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What Ontario’s Latest Public Health Measures Mean for Condos

On April 16, 2021, Ontario issued its most stringent set of public health measures in an attempt to curb the spread of COVID-19.  The new restrictions will have relatively little impact on condos as most Shutdown restrictions ordered on April 3 continue to apply with (some but) little condo-relevant changes.

Stay at home order continues

The Shutdown order (of April 3) and the Stay-at-home order (of April 8) continue to apply and have, in fact, been extended for an additional 2 weeks.  You can read more about these here but the condo-relevant measures include:

  • Masks on interior common elements (with usual exceptions);
  • COVID screening required for those working at the corporation and notices by entrances inviting everyone else to self-screen;
  • Gyms, pools, recreational amenities to remain closed;
  • Organized public events and social gathering (indoor (and now outdoor)) are not permitted; etc.

New measures

Ontario has announced the following condo-relevant additional measures:

  • All outdoor social and public gathering are prohibited.  Only members of the same household are permitted to gather outdoors (with the exception or one person living alone or someone providing care who can another household);
  • All exterior recreational facilities must close. This includes any sport fields/courts (such as tennis, baseball, basketball, soccer, golf course etc.), but also other outdoor amenities such as outdoor common element terraces and BBQ facilities. Parks, park benches, outdoor playgrounds, outdoor play structures were initially closed but they are now permitted to open, subject to the gathering restrictions discussed above. Do keep in mind that outdoor recreational fitness equipment must be closed;
  • All non-essential construction is being suspended.  This appears to mainly apply to commercial projects (construction of shopping centres, office towers, etc.). Residential construction activities or projects and related services are allowed to continue [more on this further below];
  • Increased police powers to enforce gathering restrictions , specifically granting them the authority to ask questions if they have reasons to suspect that an individual is breaching gathering restrictions and if the police believes it to be in the public interest to determine whether there is compliance.

Many more measures were announced but we are only listing here those we view as most relevant to condos.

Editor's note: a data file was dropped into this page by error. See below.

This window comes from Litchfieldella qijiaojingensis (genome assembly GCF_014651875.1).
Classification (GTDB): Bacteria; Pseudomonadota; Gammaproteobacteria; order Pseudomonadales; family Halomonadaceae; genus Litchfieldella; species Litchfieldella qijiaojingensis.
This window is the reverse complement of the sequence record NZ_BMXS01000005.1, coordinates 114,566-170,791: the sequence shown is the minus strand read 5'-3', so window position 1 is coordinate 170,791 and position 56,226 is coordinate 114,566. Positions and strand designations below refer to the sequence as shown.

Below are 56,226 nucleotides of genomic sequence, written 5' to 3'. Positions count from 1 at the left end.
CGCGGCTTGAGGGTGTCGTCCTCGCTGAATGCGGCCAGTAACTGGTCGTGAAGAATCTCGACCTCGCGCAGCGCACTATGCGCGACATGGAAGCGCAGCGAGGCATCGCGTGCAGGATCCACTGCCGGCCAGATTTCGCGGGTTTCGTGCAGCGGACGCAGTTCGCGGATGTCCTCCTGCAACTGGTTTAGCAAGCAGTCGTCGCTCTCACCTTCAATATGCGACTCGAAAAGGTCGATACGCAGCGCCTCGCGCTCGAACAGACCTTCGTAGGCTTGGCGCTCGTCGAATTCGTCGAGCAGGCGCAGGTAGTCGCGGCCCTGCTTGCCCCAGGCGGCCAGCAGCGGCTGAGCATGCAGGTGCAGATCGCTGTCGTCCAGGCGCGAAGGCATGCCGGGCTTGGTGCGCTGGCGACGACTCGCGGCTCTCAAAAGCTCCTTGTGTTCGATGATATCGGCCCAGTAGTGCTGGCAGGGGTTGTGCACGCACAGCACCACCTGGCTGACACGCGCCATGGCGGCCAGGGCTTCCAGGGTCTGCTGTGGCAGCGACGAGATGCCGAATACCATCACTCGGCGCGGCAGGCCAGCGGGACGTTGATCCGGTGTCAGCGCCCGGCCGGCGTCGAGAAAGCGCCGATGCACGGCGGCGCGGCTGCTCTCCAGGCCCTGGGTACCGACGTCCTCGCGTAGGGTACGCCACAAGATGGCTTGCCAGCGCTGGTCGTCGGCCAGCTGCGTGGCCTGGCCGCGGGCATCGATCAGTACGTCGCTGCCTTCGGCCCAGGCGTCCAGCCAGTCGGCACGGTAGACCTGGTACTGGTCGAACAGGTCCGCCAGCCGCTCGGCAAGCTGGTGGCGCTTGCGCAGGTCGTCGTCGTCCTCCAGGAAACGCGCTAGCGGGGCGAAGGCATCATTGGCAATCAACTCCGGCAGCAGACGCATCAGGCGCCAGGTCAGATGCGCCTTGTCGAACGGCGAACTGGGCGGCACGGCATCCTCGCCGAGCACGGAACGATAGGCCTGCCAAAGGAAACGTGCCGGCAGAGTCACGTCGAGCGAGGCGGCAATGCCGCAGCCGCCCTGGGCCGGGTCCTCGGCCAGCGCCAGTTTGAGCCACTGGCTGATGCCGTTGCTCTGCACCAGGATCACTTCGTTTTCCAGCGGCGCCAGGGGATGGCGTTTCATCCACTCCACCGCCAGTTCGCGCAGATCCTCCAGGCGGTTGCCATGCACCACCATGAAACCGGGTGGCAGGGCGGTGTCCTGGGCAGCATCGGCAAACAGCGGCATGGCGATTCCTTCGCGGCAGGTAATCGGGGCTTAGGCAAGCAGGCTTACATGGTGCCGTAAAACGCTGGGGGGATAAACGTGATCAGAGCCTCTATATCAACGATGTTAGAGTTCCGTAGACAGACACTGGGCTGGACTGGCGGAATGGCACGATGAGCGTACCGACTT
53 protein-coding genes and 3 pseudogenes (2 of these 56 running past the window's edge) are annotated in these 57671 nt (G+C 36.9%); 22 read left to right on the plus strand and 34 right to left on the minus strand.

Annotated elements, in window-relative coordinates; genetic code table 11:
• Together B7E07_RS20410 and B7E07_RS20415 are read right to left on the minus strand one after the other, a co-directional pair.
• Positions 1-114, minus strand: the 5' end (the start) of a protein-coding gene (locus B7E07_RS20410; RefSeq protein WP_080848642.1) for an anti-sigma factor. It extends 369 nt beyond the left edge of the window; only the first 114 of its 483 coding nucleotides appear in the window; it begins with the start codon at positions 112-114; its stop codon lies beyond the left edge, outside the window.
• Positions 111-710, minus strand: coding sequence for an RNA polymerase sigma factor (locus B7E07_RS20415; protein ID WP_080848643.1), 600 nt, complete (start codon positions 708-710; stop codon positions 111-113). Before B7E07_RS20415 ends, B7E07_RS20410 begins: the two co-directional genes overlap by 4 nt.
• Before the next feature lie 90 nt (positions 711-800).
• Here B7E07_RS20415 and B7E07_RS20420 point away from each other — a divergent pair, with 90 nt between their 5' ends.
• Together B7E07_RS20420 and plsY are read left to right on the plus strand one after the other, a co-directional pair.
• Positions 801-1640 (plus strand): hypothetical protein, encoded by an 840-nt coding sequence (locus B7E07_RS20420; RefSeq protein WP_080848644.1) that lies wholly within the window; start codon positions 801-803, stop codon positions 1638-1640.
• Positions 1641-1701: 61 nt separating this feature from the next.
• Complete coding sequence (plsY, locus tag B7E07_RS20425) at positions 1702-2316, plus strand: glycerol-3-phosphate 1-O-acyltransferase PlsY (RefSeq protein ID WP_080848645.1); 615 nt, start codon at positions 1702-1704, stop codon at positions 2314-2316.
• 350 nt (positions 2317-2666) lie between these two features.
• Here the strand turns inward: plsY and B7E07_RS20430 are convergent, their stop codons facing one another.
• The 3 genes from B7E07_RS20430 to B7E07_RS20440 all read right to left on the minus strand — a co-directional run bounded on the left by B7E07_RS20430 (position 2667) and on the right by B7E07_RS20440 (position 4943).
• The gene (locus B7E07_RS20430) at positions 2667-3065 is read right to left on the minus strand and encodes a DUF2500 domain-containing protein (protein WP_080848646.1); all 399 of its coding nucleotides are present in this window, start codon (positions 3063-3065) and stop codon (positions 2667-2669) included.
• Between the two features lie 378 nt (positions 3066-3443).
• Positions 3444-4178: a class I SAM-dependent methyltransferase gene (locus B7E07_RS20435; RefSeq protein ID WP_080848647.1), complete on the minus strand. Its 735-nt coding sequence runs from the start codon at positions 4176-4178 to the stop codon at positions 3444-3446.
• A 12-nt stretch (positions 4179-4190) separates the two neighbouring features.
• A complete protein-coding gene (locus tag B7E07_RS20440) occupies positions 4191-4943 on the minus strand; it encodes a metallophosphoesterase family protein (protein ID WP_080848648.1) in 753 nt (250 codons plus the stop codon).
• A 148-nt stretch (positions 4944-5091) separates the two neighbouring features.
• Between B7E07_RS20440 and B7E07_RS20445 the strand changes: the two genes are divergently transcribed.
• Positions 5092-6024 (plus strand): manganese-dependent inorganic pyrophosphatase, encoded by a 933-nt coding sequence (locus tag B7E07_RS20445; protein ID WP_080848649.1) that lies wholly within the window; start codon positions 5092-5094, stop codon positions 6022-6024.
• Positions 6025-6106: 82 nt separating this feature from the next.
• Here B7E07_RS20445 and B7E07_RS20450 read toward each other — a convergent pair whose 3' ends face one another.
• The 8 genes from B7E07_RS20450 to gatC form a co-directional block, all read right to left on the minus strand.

The above will come into effect on April 17, 2021.

List of essential services

The list of essential services continues to include the following condo-relevant activities:

  • Laundromats;
  • Snow clearing, lawncare and landscaping;
  • Security services; and,
  • Maintenance, repair and property management services required for the safety, security, sanitation and operations of the corporation.

Construction allowed to continue

While the province announced that all non-essential construction activities would be suspended, the amended Stage 1 regulation (applicable to Lockdown and Shutdown areas) continue to permit the following construction activities:

  • Maintenance, repair and property management services required for the safety, security, sanitation and operation of properties and buildings;
  • Residential construction activities or projects.

All other construction work, activities, and services were ordered to cease at 12:01am on April 17, 2021.

This is not to say that all residential construction activities must continue. In our view, corporations should consider postponing non-essential work in both common elements and in units.

Indeed, corporations continue to have the authority to regulate, manage and control common elements and they have the duty to take reasonable steps to ensure the reasonable safety of those on their premises.  Corporations should also consider the disruption that non-essential construction work will impose on the rest of the residents who must stay at home (and in many cases who must work from home). Unnecessary construction work (whether it’d be in units or on common elements) attracts additional traffic and, with it, risk and disruption.

Still, deciding what work should proceed is a difficult balancing act for condo corporations who must consider the interests of all and any existing contractual obligations stemming from ongoing or scheduled work. Best to consult with your favourite condo lawyer before you continue or suspend common work and before you regulate in-unit work.

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We realize that many of these measures are not popular but it is difficult to imagine how we will ever be able to get out of this public health crisis if we don’t scale back our daily activities to the truly essential ones. Short term pain for long term gain.

You can read the press release here.

Updated April 18, 3021 at 15:20 pm.